And so at last to the Gloria. That is another car for which Chris takes the blame – or the credit, depending on your point of view. ‘We’d seen one at the Triumph 2000 National,’ she explains. ‘It just didn’t look like any Triumph I knew. I am visually impaired, so we asked the owner if I could feel his car. As you might expect, he looked a bit bemused, but said yes. I do have some sight left (and had more back then as it was three years ago) so I knew the general outline, but running my hands over the car showed me the curves and the details.’

Chris was really taken with the car, and of course she only had to say that to David and he was off and hunting. So Chris got a model of a Gloria for her birthday in November 2015, and the real thing in December of that year. The car they had seen was a six cylinder Gloria Vitesse and David would really have liked one of those, but none were available at the time so he got close with a four cylinder Gloria 10.8HP.

Built in 1934, it was a pretty advanced piece of kit at the time. The engine was a 1232cc Coventry Climax inlet-over-exhaust unit, there was a four speed gearbox and hydraulic brakes too. It was still something of a learning curve for David though, as the furthest back in motoring history he’d been up to this point was a TR2.

The Gloria had been restored in the 1990s, but although it was still driveable and roadworthy in 2016, it was starting to get very shabby – the wings were blistering, and the body was sound but very scruffy. ‘We drove it for a year as it was,’ recalls David, ‘but it had one or two other issues besides the scruffiness – the shock absorbers weren’t working properly and the rear springs had sagged terribly for example, so I had those reconditioned.

‘Then I decided that I just couldn’t live with the body looking so bad. I thought it would take me around three months to sort out, but it ended up taking all of 2017. Like all restoration jobs, you take one piece off and think: “I can’t stop here…” So another bit comes off, then another. In the end I had all the opening panels off, except for the sliding roof – that was working fine and I didn’t want to mess around with it in case I opened a whole new can of worms.’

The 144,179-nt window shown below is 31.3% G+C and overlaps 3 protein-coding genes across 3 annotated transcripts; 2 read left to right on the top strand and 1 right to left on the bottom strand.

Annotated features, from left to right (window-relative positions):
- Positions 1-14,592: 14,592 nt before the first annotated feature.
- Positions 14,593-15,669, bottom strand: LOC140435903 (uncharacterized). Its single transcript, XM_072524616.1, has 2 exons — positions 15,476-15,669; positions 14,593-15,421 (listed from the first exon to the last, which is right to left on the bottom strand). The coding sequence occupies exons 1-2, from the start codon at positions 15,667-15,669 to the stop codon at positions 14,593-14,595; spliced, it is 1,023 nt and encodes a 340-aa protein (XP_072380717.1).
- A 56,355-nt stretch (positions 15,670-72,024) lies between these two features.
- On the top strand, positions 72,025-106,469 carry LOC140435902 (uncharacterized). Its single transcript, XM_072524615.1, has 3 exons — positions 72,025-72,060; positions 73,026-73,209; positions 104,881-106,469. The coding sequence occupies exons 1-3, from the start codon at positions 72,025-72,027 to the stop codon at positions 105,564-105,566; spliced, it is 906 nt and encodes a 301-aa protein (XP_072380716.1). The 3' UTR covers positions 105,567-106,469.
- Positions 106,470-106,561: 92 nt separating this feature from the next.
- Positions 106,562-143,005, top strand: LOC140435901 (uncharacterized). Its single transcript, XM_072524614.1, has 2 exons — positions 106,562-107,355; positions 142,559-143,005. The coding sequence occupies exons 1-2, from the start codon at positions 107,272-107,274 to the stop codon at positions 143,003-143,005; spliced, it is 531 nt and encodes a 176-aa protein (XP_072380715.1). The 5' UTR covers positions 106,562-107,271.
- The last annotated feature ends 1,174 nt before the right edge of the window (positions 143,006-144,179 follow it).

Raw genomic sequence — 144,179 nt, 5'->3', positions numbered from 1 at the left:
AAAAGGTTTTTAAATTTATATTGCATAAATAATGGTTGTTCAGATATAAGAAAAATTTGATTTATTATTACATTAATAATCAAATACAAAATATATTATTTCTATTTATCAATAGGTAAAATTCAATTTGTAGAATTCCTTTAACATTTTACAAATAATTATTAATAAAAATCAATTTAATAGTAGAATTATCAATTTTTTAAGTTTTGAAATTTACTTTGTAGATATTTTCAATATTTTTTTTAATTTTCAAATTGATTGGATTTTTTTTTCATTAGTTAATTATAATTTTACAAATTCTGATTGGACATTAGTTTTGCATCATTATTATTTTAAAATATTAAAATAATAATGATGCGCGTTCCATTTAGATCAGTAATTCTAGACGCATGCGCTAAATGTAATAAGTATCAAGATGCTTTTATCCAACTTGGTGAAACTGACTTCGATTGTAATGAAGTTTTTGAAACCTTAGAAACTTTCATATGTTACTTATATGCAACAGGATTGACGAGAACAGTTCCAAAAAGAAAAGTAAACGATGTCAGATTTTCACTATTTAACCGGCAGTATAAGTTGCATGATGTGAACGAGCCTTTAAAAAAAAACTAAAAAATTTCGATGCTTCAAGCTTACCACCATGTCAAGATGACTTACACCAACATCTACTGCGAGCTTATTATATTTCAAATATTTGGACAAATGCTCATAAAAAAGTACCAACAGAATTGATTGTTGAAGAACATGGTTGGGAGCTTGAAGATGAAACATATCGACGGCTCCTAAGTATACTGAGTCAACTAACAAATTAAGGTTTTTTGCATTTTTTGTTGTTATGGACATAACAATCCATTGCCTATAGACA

David does his own blasting, and the rear wings virtually disappeared under this onslaught – the 1990s restoration had included rather a lot of fibreglass matting and careful sculpting. They managed to get a pair of secondhand wings from Rob Green and did minor repairs to those, but the front wings were totally unobtainable. Unfortunately they are big panels that flow into running boards which go all the way to the back, and on this car the running board section was virtually nonexistent. That’s the main reason why it took so much longer to sort out than David had planned, because fabricating the necessary panels seemed to take forever.

Looking through the paperwork that came with the car, David was able to piece together a little of its restoration history. ‘The engine was rebuilt in 1991,’ he says. ‘It is a little smokey now and the valve guides need doing, but it is OK. The body came off in 1994, and the interior was done in 2003 which saved me a bit of money. If I was doing it again I might have picked a different shade of green, but it goes with the car well enough.’

Working on this era of car was certainly a learning experience for David, and not just figuring out how it went together – he also had to figure out where to get the parts he needed. With most post-war Triumphs you can generally get everything you need easily enough, but the pre-war cars are not so well catered for. Fortunately the Pre- 1940 Triumph Motor Club is both active and helpful, but on a car like this it is not just availability that is an issue, but prices too and you cannot escape the economics of small-scale production. For example, a new water pump was available having been commissioned by the club, but at £550 David reckons it’s probably the most expensive thing he’s ever bought for an engine.

If 2016 was spent driving the Gloria in a rough state and 2017 was spent restoring it, then 2018 was dedicated to driving it in all its shiny glory. David and Chris went to the PNFTMC National at Bosworth, driving there over two days – it was 227 miles one way, and they won the Long Distance Award! Then it went to Lincoln for the TR Register International and Standard Triumph Marque Day. It’s been to a more local event, the North Yorkshire Triumph Weekend (an event started by David in 1985) as well as other local shows, and this summer it even saw duty as a wedding car for David’s brother’s stepdaughter.